Resolution No. 1A, 2016: Review of the Triploid Restriction on Grass Carp.

LWF requests that the Louisiana Department of Wildlife and Fisheries review its ban on the use of diploid grass carp for weed control, should its study show that the ban is pointless with respect to restricting the expansion of grass carp populations in the State of Louisiana. Grass carp are an effective control method for invasive hyrdrilla, but restrictions to use triploid grass carp have created additional costs, certifications, and have been ineffective in slowing diploid grass carp expansion.

Resolution No. 2B, 2016: Support for Increased Funding to Maintain and Operate Louisiana State Parks and Other Properties Managed by The Office of State Parks.

LWF urges the Legislature to maintain funding for the Department of Culture, Recreation and Tourism to support the Office of State Parks in adequately funding operations, management, and maintenance of parks. Additionally, LWF further urges the legislature to give the Office of State Parks authority to modify its fee structures to reflect demand along with the authority to evaluate and implement public-private partnerships/concessions for new or expanded park services. The Office of State Parks budget has been cut by 40% over 10 years, creating dramatic cutbacks in park operations and a buildup of deferred maintenance, while being required to charge inadequate admissions rates, leading to suboptimal revenue.

Resolution No. 3E, 2016: Ban Open Burning of Munitions and Waste Explosives in Louisiana.

LWF supports the use of contained burn methods to dispose of munitions or waste explosives and supports a ban on the permitting or licensing of open burning of any munitions or waste explosives in Louisiana. Improper storage of millions of pounds of chemical propellant and explosives at Camp Minden led to an uncontrolled explosion in 2012, prompting a government-led cleanup. Citizens of Minden objected to the proposed open detonation and burning of chemicals out of concerns about safety and pollution of air, soil and water. Louisiana and the US EPA agreed on a contained burn system with advanced pollution abatement systems and with additional soil, water, and air quality testing.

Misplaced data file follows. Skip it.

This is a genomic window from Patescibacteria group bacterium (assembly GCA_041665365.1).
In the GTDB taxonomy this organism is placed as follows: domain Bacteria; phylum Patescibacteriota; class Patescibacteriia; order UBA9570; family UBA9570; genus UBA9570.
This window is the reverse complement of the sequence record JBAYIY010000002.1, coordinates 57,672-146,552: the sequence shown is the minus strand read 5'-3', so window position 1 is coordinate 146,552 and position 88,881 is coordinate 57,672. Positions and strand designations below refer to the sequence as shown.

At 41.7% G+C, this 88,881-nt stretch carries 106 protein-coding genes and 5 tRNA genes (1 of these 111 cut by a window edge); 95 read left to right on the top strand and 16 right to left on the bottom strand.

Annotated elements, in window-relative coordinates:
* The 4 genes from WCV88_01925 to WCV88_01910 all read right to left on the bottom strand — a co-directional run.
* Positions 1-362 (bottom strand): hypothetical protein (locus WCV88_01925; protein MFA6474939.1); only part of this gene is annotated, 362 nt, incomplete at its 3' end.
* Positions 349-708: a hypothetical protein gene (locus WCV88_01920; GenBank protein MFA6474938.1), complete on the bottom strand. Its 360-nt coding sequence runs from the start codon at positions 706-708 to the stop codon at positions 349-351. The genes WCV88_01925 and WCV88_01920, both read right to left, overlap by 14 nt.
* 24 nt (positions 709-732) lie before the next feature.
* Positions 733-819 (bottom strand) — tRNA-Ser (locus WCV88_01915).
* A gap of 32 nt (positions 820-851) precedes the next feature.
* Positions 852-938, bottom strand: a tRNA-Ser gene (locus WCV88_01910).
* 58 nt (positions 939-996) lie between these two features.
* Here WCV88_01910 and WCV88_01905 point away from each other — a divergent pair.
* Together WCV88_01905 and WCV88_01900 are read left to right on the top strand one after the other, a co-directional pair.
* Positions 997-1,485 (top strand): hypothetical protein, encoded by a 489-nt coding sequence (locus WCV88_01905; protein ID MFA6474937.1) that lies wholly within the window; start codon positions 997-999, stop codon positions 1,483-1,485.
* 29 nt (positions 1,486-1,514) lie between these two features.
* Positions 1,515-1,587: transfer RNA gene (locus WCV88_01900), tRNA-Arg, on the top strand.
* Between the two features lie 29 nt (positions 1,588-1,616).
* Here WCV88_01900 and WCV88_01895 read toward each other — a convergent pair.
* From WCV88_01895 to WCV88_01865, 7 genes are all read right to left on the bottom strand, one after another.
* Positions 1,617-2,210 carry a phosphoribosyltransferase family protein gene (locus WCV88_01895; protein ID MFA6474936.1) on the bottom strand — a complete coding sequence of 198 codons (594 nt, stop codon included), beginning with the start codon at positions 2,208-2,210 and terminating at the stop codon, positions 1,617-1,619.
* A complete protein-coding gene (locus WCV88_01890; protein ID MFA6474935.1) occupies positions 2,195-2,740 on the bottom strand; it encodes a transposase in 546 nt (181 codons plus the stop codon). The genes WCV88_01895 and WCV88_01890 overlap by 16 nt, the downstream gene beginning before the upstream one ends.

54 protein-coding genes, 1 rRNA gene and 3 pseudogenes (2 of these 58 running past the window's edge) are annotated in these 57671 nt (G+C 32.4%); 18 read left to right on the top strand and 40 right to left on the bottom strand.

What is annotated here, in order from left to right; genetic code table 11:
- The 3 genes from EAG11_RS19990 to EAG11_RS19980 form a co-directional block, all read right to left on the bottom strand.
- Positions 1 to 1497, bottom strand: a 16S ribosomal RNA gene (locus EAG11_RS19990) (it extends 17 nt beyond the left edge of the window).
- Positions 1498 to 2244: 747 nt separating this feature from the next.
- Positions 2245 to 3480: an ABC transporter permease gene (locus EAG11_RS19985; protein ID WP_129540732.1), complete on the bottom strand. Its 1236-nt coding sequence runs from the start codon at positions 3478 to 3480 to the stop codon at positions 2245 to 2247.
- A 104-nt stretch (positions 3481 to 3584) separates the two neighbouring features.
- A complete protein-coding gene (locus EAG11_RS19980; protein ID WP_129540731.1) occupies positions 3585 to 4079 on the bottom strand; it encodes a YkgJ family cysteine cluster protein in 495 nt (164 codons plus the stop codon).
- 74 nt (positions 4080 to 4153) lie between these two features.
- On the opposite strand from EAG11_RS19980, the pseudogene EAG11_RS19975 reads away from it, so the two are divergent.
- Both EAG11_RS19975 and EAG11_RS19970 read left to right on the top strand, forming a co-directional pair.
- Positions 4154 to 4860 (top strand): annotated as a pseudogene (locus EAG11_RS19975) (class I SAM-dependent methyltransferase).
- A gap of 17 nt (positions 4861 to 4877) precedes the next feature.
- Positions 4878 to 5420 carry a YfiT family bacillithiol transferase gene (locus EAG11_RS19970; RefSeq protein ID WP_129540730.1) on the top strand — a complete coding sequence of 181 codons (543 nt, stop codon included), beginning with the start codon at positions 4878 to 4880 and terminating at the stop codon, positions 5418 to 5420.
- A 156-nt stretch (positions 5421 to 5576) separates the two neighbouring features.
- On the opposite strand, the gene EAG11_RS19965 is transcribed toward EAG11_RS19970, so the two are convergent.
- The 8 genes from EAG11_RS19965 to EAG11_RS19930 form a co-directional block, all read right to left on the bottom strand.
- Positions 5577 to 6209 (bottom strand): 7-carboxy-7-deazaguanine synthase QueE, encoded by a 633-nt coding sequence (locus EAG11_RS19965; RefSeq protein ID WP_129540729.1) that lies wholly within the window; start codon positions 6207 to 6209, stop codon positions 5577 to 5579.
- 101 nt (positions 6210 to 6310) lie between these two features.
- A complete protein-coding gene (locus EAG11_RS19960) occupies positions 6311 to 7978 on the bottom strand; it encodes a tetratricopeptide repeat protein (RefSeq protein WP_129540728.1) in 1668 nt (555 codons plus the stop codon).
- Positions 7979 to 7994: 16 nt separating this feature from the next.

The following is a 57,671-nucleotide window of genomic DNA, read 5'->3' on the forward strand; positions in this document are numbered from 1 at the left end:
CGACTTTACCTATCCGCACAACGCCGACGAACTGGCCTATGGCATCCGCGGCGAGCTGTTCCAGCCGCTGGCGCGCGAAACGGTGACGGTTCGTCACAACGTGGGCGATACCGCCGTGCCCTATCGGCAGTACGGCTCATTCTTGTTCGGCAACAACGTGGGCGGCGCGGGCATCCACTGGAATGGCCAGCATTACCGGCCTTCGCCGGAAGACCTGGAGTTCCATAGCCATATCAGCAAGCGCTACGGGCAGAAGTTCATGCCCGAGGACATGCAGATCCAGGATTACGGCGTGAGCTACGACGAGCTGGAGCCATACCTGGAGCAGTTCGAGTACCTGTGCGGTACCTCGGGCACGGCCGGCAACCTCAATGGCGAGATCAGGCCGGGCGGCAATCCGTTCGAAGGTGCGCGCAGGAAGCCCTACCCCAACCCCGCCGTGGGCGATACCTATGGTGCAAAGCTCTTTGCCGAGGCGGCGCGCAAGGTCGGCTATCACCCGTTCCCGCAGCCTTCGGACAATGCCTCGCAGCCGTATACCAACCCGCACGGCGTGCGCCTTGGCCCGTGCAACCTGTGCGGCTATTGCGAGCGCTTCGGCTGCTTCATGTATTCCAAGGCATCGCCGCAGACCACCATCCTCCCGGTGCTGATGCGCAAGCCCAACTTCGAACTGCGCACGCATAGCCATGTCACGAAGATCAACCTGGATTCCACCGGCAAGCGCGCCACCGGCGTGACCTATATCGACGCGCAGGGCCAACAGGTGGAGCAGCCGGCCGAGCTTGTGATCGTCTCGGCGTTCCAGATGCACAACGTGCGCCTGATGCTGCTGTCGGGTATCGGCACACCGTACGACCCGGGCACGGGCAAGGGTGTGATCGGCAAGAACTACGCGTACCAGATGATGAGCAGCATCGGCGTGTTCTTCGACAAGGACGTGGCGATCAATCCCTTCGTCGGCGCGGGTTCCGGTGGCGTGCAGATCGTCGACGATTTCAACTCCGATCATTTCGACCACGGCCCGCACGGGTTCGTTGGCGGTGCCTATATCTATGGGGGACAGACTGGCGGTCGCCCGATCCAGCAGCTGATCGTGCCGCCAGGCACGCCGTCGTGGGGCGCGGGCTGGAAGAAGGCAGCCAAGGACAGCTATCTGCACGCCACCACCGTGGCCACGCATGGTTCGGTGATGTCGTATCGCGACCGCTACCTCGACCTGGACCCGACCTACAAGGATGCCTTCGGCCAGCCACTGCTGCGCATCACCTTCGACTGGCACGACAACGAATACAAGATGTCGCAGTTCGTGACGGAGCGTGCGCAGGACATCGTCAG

Resolution No. 4B, 2016: Segmented Breakwaters for Coastal Restoration Projects.

LWF requests that the Coastal Protection and Restoration Authority, the U.S. Army Corps of Engineers, other agencies, and engineering firms consider the benefits of segmented breakwater systems as a primary option in shoreline protection projects when and where applicable. Additionally, LWF is a proponent of using segmented breakwaters in lieu of conventional (sand/dirt alone) shoreline protection and should be recognized as a “standard tool” to be used in coastal restoration projects without the specific alteration requests currently required. Louisiana is battling coastal erosion to communities, it’s economy, and wildlife habitat; yet, the use of economical and scientifically comprehensive segmented breakwater systems is underutilized.

Resolution No.5B, 2016: Support for Maintaining Public Lands and Their Proper Management

LWF opposes the transfer of federal lands to states or private interests, and supports the full funding of land and resource management agencies. Furthermore, LWF supports collecting fair value for consumptive use of our Nation’s resources, and directing the revenues toward enhanced land and resource management and ensuring that federal, state and local government officials and private stakeholders be encouraged to emulate successful examples of collaborative public lands management. Ultimately, federal and state lands are held in the public trust for the enjoyment and use of the general public, yet some officials create self-fulfilling rationales of mismanagement by starving agencies of necessary funding, leading to the transfer of lands and inflaming anti-government sentiments.

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